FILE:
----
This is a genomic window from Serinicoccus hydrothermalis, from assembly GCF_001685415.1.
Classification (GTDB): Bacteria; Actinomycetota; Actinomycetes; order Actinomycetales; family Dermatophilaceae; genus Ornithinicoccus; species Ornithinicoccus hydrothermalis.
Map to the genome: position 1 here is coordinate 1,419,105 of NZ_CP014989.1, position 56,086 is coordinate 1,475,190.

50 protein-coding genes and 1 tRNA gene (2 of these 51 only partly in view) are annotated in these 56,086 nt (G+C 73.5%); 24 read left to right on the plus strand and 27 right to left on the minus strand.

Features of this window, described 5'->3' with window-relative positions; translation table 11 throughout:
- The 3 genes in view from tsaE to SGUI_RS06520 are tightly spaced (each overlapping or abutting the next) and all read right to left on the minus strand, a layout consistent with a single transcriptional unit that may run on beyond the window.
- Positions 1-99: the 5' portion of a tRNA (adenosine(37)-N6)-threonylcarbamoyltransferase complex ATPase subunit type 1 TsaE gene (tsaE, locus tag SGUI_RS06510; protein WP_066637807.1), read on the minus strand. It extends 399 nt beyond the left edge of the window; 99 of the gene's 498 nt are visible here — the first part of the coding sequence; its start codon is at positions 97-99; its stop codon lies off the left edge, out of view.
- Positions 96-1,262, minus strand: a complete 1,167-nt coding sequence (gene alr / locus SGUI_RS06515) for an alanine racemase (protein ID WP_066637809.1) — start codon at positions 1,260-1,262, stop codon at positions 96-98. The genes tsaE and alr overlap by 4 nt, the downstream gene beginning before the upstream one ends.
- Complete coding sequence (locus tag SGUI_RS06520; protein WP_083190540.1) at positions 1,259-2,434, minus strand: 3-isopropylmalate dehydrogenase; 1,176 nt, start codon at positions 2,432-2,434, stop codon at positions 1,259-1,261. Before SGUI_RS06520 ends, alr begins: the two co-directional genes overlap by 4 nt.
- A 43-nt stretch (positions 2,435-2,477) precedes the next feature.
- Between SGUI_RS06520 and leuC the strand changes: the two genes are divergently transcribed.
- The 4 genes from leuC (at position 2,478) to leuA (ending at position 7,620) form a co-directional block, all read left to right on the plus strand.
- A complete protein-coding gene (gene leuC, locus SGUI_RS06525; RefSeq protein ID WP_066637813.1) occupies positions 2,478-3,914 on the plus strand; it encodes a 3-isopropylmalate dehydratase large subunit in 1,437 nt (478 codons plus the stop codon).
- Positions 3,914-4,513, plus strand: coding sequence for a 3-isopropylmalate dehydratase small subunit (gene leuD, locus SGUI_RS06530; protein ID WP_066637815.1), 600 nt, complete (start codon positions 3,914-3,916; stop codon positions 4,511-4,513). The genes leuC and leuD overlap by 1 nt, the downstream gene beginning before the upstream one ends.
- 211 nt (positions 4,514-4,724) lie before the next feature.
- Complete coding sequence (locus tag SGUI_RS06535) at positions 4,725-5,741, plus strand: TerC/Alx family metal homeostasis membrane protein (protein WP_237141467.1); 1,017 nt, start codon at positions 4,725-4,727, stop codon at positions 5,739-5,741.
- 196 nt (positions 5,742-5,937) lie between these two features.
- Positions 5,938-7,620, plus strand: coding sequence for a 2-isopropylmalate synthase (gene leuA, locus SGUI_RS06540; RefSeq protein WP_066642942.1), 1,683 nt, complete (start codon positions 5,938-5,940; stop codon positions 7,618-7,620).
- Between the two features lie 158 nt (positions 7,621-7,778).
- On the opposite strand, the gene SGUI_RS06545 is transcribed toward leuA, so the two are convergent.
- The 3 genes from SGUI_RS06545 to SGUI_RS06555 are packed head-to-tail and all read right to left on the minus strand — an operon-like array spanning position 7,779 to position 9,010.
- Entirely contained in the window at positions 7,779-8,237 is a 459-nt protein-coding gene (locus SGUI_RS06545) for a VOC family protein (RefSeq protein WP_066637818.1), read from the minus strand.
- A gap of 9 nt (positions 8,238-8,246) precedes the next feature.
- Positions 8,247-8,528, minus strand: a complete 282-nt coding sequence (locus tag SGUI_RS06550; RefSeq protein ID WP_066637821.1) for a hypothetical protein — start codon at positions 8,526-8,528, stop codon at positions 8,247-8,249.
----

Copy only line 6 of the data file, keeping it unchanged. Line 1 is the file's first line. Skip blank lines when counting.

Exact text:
- The 3 genes in view from tsaE to SGUI_RS06520 are tightly spaced (each overlapping or abutting the next) and all read right to left on the minus strand, a layout consistent with a single transcriptional unit that may run on beyond the window.